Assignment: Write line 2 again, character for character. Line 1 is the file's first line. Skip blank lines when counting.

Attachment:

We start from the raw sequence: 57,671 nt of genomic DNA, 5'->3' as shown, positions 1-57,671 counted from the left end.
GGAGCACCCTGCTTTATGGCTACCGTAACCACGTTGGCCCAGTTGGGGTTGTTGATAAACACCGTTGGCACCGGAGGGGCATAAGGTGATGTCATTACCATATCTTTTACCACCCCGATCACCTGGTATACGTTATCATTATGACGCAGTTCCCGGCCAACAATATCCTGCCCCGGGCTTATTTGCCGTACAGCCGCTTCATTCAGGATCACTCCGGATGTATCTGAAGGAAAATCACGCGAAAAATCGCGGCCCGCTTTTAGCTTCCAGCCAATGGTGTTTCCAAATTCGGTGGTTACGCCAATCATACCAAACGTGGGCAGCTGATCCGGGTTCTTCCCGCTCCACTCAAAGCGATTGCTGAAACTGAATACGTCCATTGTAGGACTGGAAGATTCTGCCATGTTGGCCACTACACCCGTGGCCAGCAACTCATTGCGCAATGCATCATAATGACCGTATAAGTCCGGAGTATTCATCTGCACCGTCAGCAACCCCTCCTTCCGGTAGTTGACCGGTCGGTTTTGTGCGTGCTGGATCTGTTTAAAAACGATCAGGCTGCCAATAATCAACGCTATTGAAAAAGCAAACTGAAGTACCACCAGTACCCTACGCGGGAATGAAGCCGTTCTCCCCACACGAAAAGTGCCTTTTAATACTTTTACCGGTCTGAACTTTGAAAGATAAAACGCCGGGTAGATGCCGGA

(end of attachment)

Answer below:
GGAGCACCCTGCTTTATGGCTACCGTAACCACGTTGGCCCAGTTGGGGTTGTTGATAAACACCGTTGGCACCGGAGGGGCATAAGGTGATGTCATTACCATATCTTTTACCACCCCGATCACCTGGTATACGTTATCATTATGACGCAGTTCCCGGCCAACAATATCCTGCCCCGGGCTTATTTGCCGTACAGCCGCTTCATTCAGGATCACTCCGGATGTATCTGAAGGAAAATCACGCGAAAAATCGCGGCCCGCTTTTAGCTTCCAGCCAATGGTGTTTCCAAATTCGGTGGTTACGCCAATCATACCAAACGTGGGCAGCTGATCCGGGTTCTTCCCGCTCCACTCAAAGCGATTGCTGAAACTGAATACGTCCATTGTAGGACTGGAAGATTCTGCCATGTTGGCCACTACACCCGTGGCCAGCAACTCATTGCGCAATGCATCATAATGACCGTATAAGTCCGGAGTATTCATCTGCACCGTCAGCAACCCCTCCTTCCGGTAGTTGACCGGTCGGTTTTGTGCGTGCTGGATCTGTTTAAAAACGATCAGGCTGCCAATAATCAACGCTATTGAAAAAGCAAACTGAAGTACCACCAGTACCCTACGCGGGAATGAAGCCGTTCTCCCCACACGAAAAGTGCCTTTTAATACTTTTACCGGTCTGAACTTTGAAAGATAAAACGCCGGGTAGATGCCGGA